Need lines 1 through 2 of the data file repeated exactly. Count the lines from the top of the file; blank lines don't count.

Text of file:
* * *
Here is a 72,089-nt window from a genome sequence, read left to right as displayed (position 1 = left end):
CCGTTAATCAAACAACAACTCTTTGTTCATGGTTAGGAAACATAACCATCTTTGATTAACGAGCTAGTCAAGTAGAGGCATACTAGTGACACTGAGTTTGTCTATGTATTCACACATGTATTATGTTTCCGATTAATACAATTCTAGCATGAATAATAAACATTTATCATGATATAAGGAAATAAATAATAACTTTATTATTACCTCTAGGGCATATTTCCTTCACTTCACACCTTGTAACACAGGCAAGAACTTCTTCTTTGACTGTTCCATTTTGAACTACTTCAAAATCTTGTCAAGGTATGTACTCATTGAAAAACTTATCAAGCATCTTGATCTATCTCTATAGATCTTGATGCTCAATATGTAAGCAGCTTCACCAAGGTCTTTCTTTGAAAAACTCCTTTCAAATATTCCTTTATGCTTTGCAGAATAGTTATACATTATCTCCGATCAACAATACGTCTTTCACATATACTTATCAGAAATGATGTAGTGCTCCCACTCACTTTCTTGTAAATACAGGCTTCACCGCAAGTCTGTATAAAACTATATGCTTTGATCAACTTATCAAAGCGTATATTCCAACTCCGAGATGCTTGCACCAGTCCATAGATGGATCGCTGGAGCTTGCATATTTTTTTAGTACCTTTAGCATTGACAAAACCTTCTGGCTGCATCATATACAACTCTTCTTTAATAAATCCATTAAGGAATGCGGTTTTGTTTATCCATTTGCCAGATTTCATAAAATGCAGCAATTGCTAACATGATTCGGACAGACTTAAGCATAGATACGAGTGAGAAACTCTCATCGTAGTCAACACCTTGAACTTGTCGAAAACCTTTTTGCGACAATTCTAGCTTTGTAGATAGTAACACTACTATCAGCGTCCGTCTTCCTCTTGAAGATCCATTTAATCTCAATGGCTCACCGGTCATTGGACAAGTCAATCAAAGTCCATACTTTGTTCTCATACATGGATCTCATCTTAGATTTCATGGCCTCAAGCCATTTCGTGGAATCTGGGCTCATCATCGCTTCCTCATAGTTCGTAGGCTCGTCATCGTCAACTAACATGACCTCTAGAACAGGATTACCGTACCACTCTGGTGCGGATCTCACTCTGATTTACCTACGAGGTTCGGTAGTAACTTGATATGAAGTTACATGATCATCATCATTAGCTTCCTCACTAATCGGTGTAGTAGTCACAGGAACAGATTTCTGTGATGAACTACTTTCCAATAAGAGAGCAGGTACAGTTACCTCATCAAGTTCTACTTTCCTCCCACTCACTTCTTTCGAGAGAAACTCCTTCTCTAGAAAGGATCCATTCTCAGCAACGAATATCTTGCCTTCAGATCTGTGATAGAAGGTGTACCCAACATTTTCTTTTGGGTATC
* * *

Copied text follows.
Here is a 72,089-nt window from a genome sequence, read left to right as displayed (position 1 = left end):
CCGTTAATCAAACAACAACTCTTTGTTCATGGTTAGGAAACATAACCATCTTTGATTAACGAGCTAGTCAAGTAGAGGCATACTAGTGACACTGAGTTTGTCTATGTATTCACACATGTATTATGTTTCCGATTAATACAATTCTAGCATGAATAATAAACATTTATCATGATATAAGGAAATAAATAATAACTTTATTATTACCTCTAGGGCATATTTCCTTCACTTCACACCTTGTAACACAGGCAAGAACTTCTTCTTTGACTGTTCCATTTTGAACTACTTCAAAATCTTGTCAAGGTATGTACTCATTGAAAAACTTATCAAGCATCTTGATCTATCTCTATAGATCTTGATGCTCAATATGTAAGCAGCTTCACCAAGGTCTTTCTTTGAAAAACTCCTTTCAAATATTCCTTTATGCTTTGCAGAATAGTTATACATTATCTCCGATCAACAATACGTCTTTCACATATACTTATCAGAAATGATGTAGTGCTCCCACTCACTTTCTTGTAAATACAGGCTTCACCGCAAGTCTGTATAAAACTATATGCTTTGATCAACTTATCAAAGCGTATATTCCAACTCCGAGATGCTTGCACCAGTCCATAGATGGATCGCTGGAGCTTGCATATTTTTTTAGTACCTTTAGCATTGACAAAACCTTCTGGCTGCATCATATACAACTCTTCTTTAATAAATCCATTAAGGAATGCGGTTTTGTTTATCCATTTGCCAGATTTCATAAAATGCAGCAATTGCTAACATGATTCGGACAGACTTAAGCATAGATACGAGTGAGAAACTCTCATCGTAGTCAACACCTTGAACTTGTCGAAAACCTTTTTGCGACAATTCTAGCTTTGTAGATAGTAACACTACTATCAGCGTCCGTCTTCCTCTTGAAGATCCATTTAATCTCAATGGCTCACCGGTCATTGGACAAGTCAATCAAAGTCCATACTTTGTTCTCATACATGGATCTCATCTTAGATTTCATGGCCTCAAGCCATTTCGTGGAATCTGGGCTCATCATCGCTTCCTCATAGTTCGTAGGCTCGTCATCGTCAACTAACATGACCTCTAGAACAGGATTACCGTACCACTCTGGTGCGGATCTCACTCTGATTTACCTACGAGGTTCGGTAGTAACTTGATATGAAGTTACATGATCATCATCATTAGCTTCCTCACTAATCGGTGTAGTAGTCACAGGAACAGATTTCTGTGATGAACTACTTTCCAATAAGAGAGCAGGTACAGTTACCTCATCAAGTTCTACTTTCCTCCCACTCACTTCTTTCGAGAGAAACTCCTTCTCTAGAAAGGATCCATTCTCAGCAACGAATATCTTGCCTTCAGATCTGTGATAGAAGGTGTACCCAACATTTTCTTTTGGGTATC